Combination therapy to target specific features is necessary to achieve effective treatment, especially in patients with severe rosacea or multiple rosacea features [13, 14]. Oral therapy combined with topical therapy [83], laser-/light-based therapy combined with topical therapy [54], and a combination of topical therapies [84] have all been documented in recent publications. Fractional microneedling radiofrequency, a new device in dermatology, has also been used to treat recalcitrant papulopustular rosacea combined with pulsed dye laser and oral isotretinoin [85]. This novel combination regimen showed satisfactory efficacy and acceptable safety profiles in the 25 patients enrolled in the study.

In a large cohort analysis of 72,173 patients diagnosed with rosacea, Lev-Tov and colleagues found that more than 20% of rosacea patients treated with topical agents (n = 62,074) received combination topical therapy [86]. However, the combined medications have similar working mechanisms and have not been studied together. Thus, the remaining question is whether to combine or not to combine the medications. More studies, especially cost-effectiveness studies, are needed to identify efficient and cost-efficient treatments for rosacea patients [86].

Discussion

Rosacea treatment remains challenging for dermatologists, especially in refractory or recalcitrant cases. The pathogenesis of rosacea is not well understood. Immune dysfunction [87], Demodex [88], ultraviolet radiation exposure [89], and vascular hyperreactivity [90] may all play a role in the pathogenesis of rosacea. The pathogenesis and related mechanisms need further exploration to develop more etiological treatment modalities. The waxing and waning course of rosacea may disturb patients to a large extent, and rosacea is also related to many psychiatric disorders, such as anxiety and depression [91]. Dermatologists should focus on patient experience and patient education, and they should schedule regular follow-ups if necessary.

The evolvement of rosacea classification from subtyping to phenotyping may make the selection of treatment more rational by emphasizing the specific presentation and concerns of the individual patient [2]. This evolvement is also in accordance with the “patient-centric approach” [92,93,94]. Individualized treatment should be applied to rosacea patients [95]. In the era of the phenotype approach, van Zuuren and colleagues systematically reviewed interventions for rosacea based on the new approach, using the GRADE guidelines to assess certainty of evidence [19]. Based on the systematic review published in 2019, we completed the descriptive review on treatment modalities in rosacea presented here, with special focus on the newly emerged modalities, with more emphasis on the expansion of treatment options and less emphasis on GRADE assessments. The treatment modalities that have newly emerged in the last 2 years might not be that helpful to clinical decision-making compared to those modalities recommended in that systematic review of 20,944 participants [19]. However, these emerged modalities may be applied to and be potentially useful in the treatment of refractory or recalcitrant cases. These modalities should be emphasized, and they may attract the attention of investigators who need a broader perspective and comprehensive understanding of rosacea treatment. Researchers should expand and verify rosacea treatment options, with a major focus on large-scale clinical research based on the phenotype approach.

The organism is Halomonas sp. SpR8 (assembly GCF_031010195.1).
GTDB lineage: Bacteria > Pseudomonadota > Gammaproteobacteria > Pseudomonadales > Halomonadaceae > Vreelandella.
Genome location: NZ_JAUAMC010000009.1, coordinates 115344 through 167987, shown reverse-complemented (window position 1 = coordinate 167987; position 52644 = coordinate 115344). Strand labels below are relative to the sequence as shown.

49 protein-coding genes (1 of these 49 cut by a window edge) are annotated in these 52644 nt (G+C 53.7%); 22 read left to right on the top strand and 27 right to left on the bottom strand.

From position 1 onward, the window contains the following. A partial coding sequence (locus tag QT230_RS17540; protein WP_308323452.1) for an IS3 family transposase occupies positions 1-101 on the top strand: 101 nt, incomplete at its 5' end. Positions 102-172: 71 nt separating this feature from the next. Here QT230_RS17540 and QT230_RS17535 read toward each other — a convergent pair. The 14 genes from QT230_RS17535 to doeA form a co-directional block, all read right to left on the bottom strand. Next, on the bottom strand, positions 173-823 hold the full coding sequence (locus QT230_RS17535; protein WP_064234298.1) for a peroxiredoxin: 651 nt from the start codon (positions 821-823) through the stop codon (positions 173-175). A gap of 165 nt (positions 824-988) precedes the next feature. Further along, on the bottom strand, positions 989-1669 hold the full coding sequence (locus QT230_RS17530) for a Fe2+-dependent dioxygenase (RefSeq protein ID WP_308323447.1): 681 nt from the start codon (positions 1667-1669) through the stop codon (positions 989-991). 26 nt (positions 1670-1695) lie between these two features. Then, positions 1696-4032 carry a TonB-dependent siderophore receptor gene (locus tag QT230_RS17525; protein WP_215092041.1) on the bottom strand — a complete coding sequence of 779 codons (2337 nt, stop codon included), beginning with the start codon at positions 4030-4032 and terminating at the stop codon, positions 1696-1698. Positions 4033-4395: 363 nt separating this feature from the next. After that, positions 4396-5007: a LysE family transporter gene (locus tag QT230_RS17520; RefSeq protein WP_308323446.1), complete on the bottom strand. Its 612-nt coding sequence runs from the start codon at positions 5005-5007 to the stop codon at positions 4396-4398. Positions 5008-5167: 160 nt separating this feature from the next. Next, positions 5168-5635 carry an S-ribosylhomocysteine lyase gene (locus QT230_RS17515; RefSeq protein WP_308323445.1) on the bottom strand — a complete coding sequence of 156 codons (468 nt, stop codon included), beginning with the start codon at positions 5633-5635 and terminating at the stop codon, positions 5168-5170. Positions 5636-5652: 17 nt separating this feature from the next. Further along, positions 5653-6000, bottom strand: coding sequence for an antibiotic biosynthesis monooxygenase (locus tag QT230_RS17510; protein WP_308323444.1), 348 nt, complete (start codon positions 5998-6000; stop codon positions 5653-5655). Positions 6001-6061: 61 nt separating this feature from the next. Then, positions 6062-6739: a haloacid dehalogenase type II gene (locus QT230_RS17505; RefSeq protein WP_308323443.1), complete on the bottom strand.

Conclusions

In this review we summarize recent advances in rosacea treatment, including skin care and cosmetic treatments, topical therapies, oral therapies, laser-/light-based therapies, injection therapies, treatments for specific types of rosacea and treatments for systemic comorbidities, and combination therapies, in the era of phenotype-based diagnosis and classification for rosacea. There is still much to accomplish for precise treatment modalities for rosacea patients, and additional modalities also need to be developed and validated. This review may act as a supplement of recent rosacea treatment guidelines and expert consensuses. Large-scale clinical research based on the phenotype approach is highly warranted in the future.

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Acknowledgements

Funding

No sponsorship was received for this study or publication of this article. The Rapid Service Fee was funded by Peking Union Medical College Hospital.

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All the named authors meet the International Committee of Medical Journal Editors (ICMJE) criteria for authorship for this article, take responsibility for the integrity of the work as a whole, and have given their approval for this version to be published.

Disclosures

Hanlin Zhang, Keyun Tang, Yuchen Wang, Rouyu Fang, and Qiuning Sun have nothing to disclose.

Medical Writing and Editorial Assistance

We thank AJE (https://www.aje.com/) for its linguistic assistance in editing the English text of the revised manuscript. The fee was funded by the authors.

Compliance with Ethics Guidelines

This article is based on previously conducted studies and does not contain any new studies with human participants or animals performed by any of the authors.

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Zhang, H., Tang, K., Wang, Y. et al. Rosacea Treatment: Review and Update. Dermatol Ther (Heidelb) 11, 13–24 (2021). https://doi.org/10.1007/s13555-020-00461-0

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Keywords

  • Oral therapies
  • Rosacea
  • Systemic comorbidities
  • Treatment
  • Topical therapies